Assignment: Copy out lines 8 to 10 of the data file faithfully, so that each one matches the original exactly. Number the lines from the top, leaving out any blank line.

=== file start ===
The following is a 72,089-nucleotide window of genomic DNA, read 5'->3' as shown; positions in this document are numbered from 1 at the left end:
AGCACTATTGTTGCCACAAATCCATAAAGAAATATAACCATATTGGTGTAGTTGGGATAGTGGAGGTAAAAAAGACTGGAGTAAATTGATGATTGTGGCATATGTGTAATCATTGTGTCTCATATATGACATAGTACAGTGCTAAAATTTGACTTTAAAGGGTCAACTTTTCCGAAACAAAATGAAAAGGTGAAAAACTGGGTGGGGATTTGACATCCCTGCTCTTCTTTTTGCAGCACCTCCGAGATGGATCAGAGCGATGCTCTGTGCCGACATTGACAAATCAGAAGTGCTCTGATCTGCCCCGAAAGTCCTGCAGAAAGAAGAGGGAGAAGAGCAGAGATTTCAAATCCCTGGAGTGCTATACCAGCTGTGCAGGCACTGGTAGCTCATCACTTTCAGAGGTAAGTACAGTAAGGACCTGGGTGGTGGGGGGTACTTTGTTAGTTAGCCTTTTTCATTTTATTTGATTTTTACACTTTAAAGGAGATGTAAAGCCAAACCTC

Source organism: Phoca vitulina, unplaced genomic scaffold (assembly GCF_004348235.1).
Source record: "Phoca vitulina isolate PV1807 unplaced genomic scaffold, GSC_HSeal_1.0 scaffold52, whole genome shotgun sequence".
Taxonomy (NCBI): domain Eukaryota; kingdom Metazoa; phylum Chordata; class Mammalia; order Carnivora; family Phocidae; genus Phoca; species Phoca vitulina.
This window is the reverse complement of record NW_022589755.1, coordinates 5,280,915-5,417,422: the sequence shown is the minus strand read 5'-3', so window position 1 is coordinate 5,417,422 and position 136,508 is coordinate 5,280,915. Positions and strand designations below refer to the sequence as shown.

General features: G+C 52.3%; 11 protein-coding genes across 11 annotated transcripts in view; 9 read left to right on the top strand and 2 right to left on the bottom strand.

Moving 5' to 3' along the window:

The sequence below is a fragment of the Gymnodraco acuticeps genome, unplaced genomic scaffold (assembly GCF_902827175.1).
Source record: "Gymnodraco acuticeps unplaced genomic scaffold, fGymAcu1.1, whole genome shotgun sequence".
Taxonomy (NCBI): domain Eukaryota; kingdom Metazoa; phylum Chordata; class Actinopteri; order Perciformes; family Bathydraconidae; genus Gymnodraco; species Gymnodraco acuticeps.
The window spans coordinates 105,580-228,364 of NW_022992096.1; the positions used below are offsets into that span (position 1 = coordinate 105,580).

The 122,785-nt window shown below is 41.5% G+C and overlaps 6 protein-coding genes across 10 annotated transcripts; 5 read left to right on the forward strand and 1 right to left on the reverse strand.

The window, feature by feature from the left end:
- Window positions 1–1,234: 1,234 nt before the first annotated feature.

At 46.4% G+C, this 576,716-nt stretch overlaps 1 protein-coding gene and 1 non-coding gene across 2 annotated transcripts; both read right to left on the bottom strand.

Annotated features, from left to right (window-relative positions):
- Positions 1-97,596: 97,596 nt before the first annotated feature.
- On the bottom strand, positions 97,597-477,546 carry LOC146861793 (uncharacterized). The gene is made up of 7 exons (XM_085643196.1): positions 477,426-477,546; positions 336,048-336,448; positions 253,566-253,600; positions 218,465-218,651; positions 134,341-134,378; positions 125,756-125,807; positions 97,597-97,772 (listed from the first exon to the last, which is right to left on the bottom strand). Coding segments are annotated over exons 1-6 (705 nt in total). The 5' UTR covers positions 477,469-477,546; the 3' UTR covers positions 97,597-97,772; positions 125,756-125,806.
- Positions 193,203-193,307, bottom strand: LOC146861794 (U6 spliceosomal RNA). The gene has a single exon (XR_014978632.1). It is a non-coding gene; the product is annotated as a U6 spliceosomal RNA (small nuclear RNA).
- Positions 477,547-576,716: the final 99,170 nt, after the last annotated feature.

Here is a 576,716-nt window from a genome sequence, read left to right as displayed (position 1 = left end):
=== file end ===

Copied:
Moving 5' to 3' along the window:

The sequence below is a fragment of the Gymnodraco acuticeps genome, unplaced genomic scaffold (assembly GCF_902827175.1).
Source record: "Gymnodraco acuticeps unplaced genomic scaffold, fGymAcu1.1, whole genome shotgun sequence".